JUN 04, 2022 9:10 AM PDT

Opening a Champagne Bottle Creates Shock Waves like a Fighter Jet

WRITTEN BY: Amanpreet Kaur

A new study led by Gérard Liger-Belair, a professor of chemical physics at the University of Reims Champagne-Ardenne in France, in the field of physics included a celabration favorite: champagne. In this work, their team created an experiment that used a few bottles of rosé: two at 86 °F and two at 68 °F. These bottles were set to be aged at 42 months old, during this time, a process called ‘prise de mousse’ happens. This term, when translated from French, means ‘capturing the froth’. The yeast in the liquid in the bottle interacts with the sugar creating carbon dioxide gas. This is called secondary fermentation, and is the reason for the bubbliness of champagne. Now, the carbon dioxide gas is stored under high pressure because the bottle is corked. When we open the bottle, this gas is released at an extremely high pressure causing shock waves. The shocking part of these shock waves is that their intensity is equivalent to the ones created by a fighter jet. 

Following this, the researchers used a high-speed camera to capture photos of the moment the corks burst. The high-speed camera was connected to a microphone that recorded when the cork popped and triggered the camera to take pictures.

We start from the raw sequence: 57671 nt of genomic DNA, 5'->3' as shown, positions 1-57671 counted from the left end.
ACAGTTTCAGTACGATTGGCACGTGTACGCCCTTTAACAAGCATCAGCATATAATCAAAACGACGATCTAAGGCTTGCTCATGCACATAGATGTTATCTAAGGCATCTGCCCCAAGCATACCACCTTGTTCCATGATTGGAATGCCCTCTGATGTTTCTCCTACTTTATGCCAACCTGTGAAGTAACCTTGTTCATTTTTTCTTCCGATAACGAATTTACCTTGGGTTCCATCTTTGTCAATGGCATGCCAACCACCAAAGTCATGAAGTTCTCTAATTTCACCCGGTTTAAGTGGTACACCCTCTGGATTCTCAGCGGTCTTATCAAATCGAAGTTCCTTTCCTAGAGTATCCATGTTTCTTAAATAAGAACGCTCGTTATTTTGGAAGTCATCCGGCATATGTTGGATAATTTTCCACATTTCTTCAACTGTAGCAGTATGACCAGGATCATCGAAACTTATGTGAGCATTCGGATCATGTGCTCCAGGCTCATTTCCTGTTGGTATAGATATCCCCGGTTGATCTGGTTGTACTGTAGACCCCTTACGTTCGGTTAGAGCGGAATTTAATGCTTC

They witnessed that once the cork was opened, the carbon dioxide and water vapors that were trapped had crystallized due to the sudden change in pressure and left the bottle in the form of a fog, which we all have probably seen whenever a champagne bottle is opened. The big revelation of this study was that within the first millisecond of the opening of the bottle, the pressure change inside the bottle was enough to cause shock waves called ‘Mach disks’. This was a phenomenal result since these exact shock waves are formed from the exhaust of the fighter jets, because of a similar phenomenon. The high-pressure gas is released into the air at a speed almost twice the speed of the sound or more. The beauty of physics is sometimes hidden in very small things and now we can appreciate it next time we open a bottle of champagne for celebration!

Source: sciencemag.orglivescience.com

About the Author
PhD in Physics
Aman (she/her) is a scientific writer at labroots and an astrophysics researcher at Penn State University. She works in the field of high-energy astrophysics such as black holes, gamma-rays, etc., and collects data from various space telescopes to conduct her research. She received her doctorate from Clemson University in Physics. On a personal note, she loves spending time out in nature; camping or hiking. If given a choice, she will decorate her house only with plants, did she say she likes plants? :D
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